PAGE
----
A stabbing inside an Indian restaurant in Peterborough at 4am during a fight involving seven men has resulted in one of the group – Mohammed Jamal Qadeer – being jailed for more than three years. The victim was stabbed in the back; another man who struck his forearm with a meat cleaver is still on the run.
He is thought to be Mohammed Khawar, 43, who was the premises licence holder of the Shah Jehan Indian restaurant in Park Road where the fight broke out. Cambridgeshire police confirmed today Khawar is still “wanted in connection with an assault in Park Road on 20 February where a man was stabbed.
“Khawar, also known as Nadeem and Qurashi, could be in the Peterborough area. Anyone who believes they have seen Khawar, or has information on his whereabouts, is urged to call police on 101 or report online at www.cambs.police.uk/report quoting crime reference 35/13365/23.
The incident led to the Shah Jehan restaurant in Park Road losing its premises licence. Peterborough City Council removed the licence from the restaurant following the incident; CCTV evidence was removed prior to police getting there.
Mohammed Jamal Qadeer, 28, was inside the Shah Jehan restaurant at about 4am on 20 February with a group of six other men when a fight broke out between them. Armed with a knife, Qadeer attacked a man in his 30s who was trying to leave the restaurant, stabbing him in the back and leaving him with an arterial bleed.
The victim also suffered a broken arm after being struck to the forearm with a meat cleaver by another man – who is currently wanted by police.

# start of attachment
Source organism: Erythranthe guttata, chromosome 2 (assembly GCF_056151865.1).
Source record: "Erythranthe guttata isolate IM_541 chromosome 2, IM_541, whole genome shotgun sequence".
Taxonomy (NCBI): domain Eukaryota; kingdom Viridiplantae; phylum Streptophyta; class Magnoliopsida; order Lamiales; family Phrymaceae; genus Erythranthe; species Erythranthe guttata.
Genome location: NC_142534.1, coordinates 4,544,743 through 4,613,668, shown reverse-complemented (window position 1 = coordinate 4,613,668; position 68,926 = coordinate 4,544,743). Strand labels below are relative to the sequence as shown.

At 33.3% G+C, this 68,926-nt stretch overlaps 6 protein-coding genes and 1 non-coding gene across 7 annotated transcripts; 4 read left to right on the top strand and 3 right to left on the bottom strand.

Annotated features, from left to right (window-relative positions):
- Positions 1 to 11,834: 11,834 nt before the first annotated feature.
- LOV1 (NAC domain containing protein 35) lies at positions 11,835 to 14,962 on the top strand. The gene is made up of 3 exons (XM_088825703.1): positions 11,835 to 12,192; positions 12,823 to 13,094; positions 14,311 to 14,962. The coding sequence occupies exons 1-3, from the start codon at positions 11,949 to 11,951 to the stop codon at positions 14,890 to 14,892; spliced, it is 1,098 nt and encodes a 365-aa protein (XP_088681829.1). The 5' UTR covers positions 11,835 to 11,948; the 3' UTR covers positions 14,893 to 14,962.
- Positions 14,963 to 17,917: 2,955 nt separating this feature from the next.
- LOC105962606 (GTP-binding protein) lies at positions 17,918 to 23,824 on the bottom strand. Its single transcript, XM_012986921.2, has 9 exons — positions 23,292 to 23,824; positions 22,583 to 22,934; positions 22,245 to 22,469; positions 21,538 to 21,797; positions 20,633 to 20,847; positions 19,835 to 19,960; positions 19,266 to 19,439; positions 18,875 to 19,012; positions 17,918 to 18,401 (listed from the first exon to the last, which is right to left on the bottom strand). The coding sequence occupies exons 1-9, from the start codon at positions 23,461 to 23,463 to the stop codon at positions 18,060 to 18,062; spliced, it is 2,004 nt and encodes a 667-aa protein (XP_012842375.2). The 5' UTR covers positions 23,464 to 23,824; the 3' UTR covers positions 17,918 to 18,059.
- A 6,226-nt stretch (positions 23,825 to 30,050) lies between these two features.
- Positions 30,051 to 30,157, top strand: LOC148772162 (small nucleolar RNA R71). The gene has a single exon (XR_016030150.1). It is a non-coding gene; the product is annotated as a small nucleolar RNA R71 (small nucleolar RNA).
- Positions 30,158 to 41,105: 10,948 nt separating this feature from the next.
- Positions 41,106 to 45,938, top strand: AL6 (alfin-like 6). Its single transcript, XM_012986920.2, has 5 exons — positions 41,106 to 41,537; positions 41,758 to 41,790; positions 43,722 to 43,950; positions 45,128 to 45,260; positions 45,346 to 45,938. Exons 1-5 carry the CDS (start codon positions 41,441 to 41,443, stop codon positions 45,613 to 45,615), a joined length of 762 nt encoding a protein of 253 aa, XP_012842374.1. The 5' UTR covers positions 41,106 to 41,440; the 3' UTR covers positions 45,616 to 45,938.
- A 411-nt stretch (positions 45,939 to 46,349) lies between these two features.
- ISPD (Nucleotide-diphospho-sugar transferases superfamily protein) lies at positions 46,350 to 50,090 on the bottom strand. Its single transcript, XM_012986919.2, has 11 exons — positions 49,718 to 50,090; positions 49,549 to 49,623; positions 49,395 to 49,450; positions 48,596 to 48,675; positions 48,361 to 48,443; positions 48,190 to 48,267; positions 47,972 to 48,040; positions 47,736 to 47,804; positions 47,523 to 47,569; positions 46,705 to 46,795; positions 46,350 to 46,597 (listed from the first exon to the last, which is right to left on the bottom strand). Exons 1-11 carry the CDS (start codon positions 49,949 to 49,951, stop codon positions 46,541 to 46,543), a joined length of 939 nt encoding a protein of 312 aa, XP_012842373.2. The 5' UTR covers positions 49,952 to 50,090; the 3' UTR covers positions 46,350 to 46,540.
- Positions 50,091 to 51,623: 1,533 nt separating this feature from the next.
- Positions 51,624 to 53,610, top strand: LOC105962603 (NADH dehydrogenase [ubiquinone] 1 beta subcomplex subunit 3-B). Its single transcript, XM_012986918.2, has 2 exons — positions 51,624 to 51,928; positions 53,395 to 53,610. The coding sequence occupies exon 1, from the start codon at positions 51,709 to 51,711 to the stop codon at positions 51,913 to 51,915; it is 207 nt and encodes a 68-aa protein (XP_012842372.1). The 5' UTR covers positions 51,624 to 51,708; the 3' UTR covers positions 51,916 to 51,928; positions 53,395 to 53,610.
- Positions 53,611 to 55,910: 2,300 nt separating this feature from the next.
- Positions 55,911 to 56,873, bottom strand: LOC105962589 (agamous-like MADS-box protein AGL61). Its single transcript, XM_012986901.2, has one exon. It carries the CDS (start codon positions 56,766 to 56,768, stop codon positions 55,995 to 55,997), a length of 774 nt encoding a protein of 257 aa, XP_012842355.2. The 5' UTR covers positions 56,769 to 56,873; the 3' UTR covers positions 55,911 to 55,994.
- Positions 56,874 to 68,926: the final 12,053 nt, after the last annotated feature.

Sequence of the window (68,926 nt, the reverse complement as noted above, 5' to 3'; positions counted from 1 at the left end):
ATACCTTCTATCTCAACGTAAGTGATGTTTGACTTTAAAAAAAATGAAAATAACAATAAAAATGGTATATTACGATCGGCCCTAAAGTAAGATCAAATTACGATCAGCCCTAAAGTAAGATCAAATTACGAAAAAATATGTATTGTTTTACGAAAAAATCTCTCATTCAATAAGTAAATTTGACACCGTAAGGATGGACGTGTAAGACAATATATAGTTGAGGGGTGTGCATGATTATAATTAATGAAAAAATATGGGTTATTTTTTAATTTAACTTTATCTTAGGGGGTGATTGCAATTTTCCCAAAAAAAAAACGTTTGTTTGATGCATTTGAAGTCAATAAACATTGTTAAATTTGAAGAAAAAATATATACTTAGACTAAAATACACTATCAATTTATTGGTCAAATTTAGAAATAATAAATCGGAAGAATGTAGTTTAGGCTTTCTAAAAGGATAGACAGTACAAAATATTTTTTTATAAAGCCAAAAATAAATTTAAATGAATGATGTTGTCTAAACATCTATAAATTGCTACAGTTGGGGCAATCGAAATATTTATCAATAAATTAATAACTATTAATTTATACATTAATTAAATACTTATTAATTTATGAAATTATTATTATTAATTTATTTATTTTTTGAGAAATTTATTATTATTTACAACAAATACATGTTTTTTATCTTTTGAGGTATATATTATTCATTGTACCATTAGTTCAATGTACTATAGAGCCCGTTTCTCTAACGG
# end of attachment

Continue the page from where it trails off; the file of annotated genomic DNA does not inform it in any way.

The fracas spilled out into the road and CCTV captured Qadeer chasing after the victim holding a large knife in each hand and attempting to stab him in the chest.
Qadeer, of Padholme Road, Eastfield, was identified by detectives from the CCTV footage and was arrested at a family member’s home on 23 February after he climbed out a window in an attempt to escape from police.
He appeared at Peterborough Crown Court on September 19 where he was jailed for three years and nine months after previously pleading guilty to assault causing grievous bodily harm (GBH) with intent and being in possession of a knife in a public place. He also admitted making threats to kill and assault relating to a domestic incident.
Detective Sergeant Karolis Puidokas said: “This was an extremely violent incident which could have had a very different outcome and Qadeer would have been facing a much longer prison sentence.
“Knife crime can have devastating effects on our communities – I would urge anyone who has concerns about someone carrying a weapon to report it to us.”
Peterborough City Council removed the licence from the restaurant in April. A statement issued afterwards explained that “the licensing sub-committee had not believed that the premises were being used to further crime.
“However, in order to promote the licensing objective in question, the sub-committee believed it was necessary to revoke the licence in its entirety. The sub-committee therefore revoked the licence for the premises, known as Shah Jehan, 18 Park Road, PE1 2TD.